According to a new study from the Pew Internet and American Life Project, 8% of online adults use Twitter, with just 2% using the micro publishing service daily:
“We asked online adults: ‘Do you use Twitter?’ In this survey, 8% of online adults said they do use Twitter—with 2% doing so on a typical day. This survey also showed that 74% of American adults are internet users, meaning that the Twitter cohort amounts to 6% of the entire adult population.”
To the frustrated Social Media Manager who is under intense pressure to boost the Executive Director’s legion of Followers, this may feel like welcome news …
but let’s not forget the Harris Interactive finding:
“Many people are using social networking sites such as Facebook, Twitter, LinkedIn and others to follow companies and nonprofit organizations. Among those who have taken action as a result of following a cause online (39%), over half (54%) say they have talked to a friend or a family member after reading something on a nonprofit or charitable organization’s social networking site, a third (33%) have contacted an elected representative, 31% have made a financial contribution to the organization, 23% have made a financial contribution to a cause the organization supports and 23% have attended an event sponsored by the organization.”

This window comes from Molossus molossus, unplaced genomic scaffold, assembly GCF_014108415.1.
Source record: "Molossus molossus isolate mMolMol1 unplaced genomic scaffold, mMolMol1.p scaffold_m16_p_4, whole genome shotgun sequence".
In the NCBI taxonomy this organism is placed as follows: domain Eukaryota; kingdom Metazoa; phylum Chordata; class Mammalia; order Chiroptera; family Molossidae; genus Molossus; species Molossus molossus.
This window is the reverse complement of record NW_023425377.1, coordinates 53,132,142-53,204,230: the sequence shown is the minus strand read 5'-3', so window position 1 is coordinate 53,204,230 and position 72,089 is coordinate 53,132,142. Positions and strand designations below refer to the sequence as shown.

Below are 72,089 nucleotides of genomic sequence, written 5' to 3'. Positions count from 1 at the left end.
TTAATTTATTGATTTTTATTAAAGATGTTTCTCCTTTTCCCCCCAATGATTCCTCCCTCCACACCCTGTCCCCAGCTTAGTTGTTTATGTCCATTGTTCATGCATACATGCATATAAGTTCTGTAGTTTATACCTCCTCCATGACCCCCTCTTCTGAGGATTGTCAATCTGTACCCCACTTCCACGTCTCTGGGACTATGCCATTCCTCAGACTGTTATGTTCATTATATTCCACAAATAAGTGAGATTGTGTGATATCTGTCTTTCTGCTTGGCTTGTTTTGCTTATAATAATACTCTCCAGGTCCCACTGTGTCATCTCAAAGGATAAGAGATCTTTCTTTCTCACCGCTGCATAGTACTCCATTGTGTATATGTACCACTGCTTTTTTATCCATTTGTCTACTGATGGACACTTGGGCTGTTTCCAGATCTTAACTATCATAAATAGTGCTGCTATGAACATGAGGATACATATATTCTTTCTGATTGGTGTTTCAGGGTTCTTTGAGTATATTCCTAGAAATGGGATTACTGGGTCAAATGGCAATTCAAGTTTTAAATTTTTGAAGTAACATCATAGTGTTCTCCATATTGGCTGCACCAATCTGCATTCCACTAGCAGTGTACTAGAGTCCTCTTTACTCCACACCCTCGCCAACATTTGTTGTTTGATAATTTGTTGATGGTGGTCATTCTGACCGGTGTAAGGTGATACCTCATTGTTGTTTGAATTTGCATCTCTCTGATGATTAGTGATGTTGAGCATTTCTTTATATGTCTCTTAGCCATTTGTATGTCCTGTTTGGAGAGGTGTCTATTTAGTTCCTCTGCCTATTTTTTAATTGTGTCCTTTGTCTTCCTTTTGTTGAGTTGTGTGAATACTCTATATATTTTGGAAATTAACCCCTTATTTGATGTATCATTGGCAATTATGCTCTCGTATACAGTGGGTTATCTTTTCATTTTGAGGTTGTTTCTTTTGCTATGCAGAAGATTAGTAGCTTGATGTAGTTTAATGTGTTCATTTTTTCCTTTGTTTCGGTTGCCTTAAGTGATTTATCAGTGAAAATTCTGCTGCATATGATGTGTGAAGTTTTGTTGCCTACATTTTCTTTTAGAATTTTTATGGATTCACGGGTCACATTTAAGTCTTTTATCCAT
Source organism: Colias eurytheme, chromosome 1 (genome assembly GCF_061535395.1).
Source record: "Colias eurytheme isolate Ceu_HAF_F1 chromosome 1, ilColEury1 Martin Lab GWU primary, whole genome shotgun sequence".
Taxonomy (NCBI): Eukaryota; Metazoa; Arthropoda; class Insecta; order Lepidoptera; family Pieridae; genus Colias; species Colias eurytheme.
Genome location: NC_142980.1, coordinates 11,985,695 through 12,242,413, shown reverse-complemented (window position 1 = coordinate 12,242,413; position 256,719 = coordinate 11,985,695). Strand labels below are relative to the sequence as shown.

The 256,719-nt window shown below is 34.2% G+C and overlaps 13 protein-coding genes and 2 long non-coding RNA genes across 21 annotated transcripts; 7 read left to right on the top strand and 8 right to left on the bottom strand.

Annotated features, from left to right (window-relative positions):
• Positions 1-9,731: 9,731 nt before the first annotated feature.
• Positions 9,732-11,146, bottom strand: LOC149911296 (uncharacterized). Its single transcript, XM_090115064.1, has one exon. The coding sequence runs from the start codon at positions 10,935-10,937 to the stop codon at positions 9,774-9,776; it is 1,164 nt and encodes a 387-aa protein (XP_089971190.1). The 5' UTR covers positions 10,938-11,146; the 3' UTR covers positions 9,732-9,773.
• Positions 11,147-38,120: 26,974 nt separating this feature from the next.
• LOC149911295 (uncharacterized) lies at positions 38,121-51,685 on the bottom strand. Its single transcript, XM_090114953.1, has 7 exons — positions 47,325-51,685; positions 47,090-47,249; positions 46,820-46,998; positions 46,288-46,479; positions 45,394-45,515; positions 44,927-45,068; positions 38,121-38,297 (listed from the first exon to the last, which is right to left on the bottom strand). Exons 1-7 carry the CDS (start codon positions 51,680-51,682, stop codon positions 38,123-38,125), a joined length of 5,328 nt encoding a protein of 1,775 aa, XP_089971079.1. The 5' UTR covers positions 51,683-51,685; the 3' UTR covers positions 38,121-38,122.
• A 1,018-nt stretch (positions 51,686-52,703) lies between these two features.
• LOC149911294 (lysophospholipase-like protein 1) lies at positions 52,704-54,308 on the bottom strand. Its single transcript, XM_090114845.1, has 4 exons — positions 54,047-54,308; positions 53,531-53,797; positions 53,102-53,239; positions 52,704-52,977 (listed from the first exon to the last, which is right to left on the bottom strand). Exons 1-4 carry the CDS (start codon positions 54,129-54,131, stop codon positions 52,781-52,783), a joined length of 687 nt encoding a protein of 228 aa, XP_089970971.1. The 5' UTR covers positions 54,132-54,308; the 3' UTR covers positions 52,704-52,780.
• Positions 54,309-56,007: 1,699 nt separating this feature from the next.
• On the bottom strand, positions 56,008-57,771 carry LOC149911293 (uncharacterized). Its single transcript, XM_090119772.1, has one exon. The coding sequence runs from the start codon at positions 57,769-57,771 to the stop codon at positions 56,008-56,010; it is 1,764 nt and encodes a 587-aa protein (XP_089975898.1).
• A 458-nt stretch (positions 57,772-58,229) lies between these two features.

So does Twitter matter? Absolutely, but keep your investment proportional to your pay-off. And keep in mind that your Followers are likely to be two or three generations ahead of the Mellenials charged with Tweeting on your behalf.